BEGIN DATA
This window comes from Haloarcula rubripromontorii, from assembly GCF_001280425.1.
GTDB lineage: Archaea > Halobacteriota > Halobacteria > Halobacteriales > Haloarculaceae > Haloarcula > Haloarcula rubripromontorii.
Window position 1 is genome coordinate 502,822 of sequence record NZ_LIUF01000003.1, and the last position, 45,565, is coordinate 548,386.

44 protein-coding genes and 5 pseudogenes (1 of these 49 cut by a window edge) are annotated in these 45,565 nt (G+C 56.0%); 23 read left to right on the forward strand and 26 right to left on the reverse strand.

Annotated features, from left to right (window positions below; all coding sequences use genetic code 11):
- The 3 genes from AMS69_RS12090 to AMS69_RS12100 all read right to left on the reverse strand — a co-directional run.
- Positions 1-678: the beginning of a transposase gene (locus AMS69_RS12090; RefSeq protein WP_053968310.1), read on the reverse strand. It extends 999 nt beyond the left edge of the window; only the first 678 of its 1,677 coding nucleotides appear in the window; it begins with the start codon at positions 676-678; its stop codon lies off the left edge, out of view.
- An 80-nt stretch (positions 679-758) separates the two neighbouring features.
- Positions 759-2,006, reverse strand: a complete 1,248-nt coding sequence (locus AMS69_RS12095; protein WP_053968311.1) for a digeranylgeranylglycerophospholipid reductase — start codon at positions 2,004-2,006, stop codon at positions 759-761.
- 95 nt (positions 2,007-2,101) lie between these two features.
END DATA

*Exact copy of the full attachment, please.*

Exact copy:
This window comes from Haloarcula rubripromontorii, from assembly GCF_001280425.1.
GTDB lineage: Archaea > Halobacteriota > Halobacteria > Halobacteriales > Haloarculaceae > Haloarcula > Haloarcula rubripromontorii.
Window position 1 is genome coordinate 502,822 of sequence record NZ_LIUF01000003.1, and the last position, 45,565, is coordinate 548,386.

44 protein-coding genes and 5 pseudogenes (1 of these 49 cut by a window edge) are annotated in these 45,565 nt (G+C 56.0%); 23 read left to right on the forward strand and 26 right to left on the reverse strand.

Annotated features, from left to right (window positions below; all coding sequences use genetic code 11):
- The 3 genes from AMS69_RS12090 to AMS69_RS12100 all read right to left on the reverse strand — a co-directional run.
- Positions 1-678: the beginning of a transposase gene (locus AMS69_RS12090; RefSeq protein WP_053968310.1), read on the reverse strand. It extends 999 nt beyond the left edge of the window; only the first 678 of its 1,677 coding nucleotides appear in the window; it begins with the start codon at positions 676-678; its stop codon lies off the left edge, out of view.
- An 80-nt stretch (positions 679-758) separates the two neighbouring features.
- Positions 759-2,006, reverse strand: a complete 1,248-nt coding sequence (locus AMS69_RS12095; protein WP_053968311.1) for a digeranylgeranylglycerophospholipid reductase — start codon at positions 2,004-2,006, stop codon at positions 759-761.
- 95 nt (positions 2,007-2,101) lie between these two features.